|Object type||Munition component|
|Date made||c 1917|
First World War, 1914-1918
Bomb fragment from Zeppelin L43 : HMAS Sydney I
Splinter of a bomb mounted on a wooden backing board in an oval wooden frame. On the wooden backing board is written, in black ink, 'SPLINTER OF BOMB / PICKED UP ON FORE BRIDGE / OF H.M.A.S. "SYDNEY" AFTER ENGAGEMENT / OF H.M.A.S. SYDNEY, AND H.M.S. DUBLIN, WITH / GERMAN ZEPPELIN L 43 IN NORTH SEA MAY 4TH 1917.' The backing board and writing have been varnished over.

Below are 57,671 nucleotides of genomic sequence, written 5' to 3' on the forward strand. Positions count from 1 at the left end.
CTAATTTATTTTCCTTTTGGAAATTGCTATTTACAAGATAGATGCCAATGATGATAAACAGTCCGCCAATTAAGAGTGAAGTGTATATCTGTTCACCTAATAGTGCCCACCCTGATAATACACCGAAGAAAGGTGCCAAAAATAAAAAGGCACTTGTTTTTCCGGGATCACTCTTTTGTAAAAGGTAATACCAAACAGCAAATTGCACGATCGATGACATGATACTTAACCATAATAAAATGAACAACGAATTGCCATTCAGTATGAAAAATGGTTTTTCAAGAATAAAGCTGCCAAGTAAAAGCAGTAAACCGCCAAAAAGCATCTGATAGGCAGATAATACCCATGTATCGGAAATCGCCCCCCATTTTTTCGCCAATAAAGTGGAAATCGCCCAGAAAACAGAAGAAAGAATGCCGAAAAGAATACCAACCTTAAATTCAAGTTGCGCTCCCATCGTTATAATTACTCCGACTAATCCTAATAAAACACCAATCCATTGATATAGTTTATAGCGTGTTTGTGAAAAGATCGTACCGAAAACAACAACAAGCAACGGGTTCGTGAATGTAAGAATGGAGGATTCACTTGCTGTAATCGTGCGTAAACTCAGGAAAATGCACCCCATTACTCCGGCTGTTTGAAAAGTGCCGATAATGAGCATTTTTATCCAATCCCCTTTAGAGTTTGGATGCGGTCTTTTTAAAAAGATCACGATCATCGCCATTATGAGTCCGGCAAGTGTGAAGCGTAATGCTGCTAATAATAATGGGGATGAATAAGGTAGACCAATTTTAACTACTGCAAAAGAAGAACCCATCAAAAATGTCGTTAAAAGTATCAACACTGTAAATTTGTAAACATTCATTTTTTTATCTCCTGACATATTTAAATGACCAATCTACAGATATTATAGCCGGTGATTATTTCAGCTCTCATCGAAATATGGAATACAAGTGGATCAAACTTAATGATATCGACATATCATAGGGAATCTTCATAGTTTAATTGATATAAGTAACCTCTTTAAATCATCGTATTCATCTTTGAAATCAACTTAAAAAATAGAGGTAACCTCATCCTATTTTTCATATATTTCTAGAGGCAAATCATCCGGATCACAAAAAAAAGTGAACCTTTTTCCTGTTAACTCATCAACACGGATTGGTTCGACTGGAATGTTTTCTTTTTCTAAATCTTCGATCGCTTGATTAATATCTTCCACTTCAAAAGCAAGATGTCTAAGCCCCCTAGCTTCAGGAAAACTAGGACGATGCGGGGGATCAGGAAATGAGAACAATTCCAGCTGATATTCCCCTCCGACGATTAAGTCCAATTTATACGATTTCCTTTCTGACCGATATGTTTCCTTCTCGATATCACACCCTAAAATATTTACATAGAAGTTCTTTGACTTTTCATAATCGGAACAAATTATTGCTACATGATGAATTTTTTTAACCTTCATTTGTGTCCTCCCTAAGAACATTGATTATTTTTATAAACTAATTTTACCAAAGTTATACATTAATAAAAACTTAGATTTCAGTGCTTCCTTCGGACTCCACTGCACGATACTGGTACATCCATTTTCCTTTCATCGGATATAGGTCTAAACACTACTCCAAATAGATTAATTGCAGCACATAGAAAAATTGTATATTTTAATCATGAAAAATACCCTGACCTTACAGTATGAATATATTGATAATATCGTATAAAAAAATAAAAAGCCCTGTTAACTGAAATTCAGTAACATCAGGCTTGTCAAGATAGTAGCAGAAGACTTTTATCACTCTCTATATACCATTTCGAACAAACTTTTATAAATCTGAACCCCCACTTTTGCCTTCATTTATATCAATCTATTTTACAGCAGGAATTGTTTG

Splinter of a bomb collected on the forebridge of the cruiser HMAS Sydney after her engagement with the German Zeppelin L43, on 4 May 1917. Under Captain John Dumaresq the cruiser was leading a British ship, HMS Dublin, and four destroyers on a sweep of channels south east of Rosyth, Scotland, between the Forth and Humber estuaries. The force came under attack from the German naval Zeppelin L43. The five engined airship was first sighted shortly before 10.30am, approaching the east at about the same time as Dumaresq discovered that several submarines were in his vicinity. By charging in the dirigible's direction and opening fire with anti-aircraft guns at extreme range, the cruisers forced the airship to rise steeply and veer off. As soon as Dumaresq ordered his force to resume its original course, the L43 began stalking the ships. After failing to gain a bomb dropping position on the Dublin, the Zeppelin targeted one of the destroyers and managed to land three bombs within ten metres of it. The airship captain then turned his attention to the Sydney, which began evasive action. The duel continued for two hours, drawing to a inconclusive end only after the Zeppelin ran out of bombs at about 2.30pm. By then the cruisers had also expended all ammunition for their high altitude guns. Sydney became the first Royal Australian Navy vessel to be subjected to an air attack.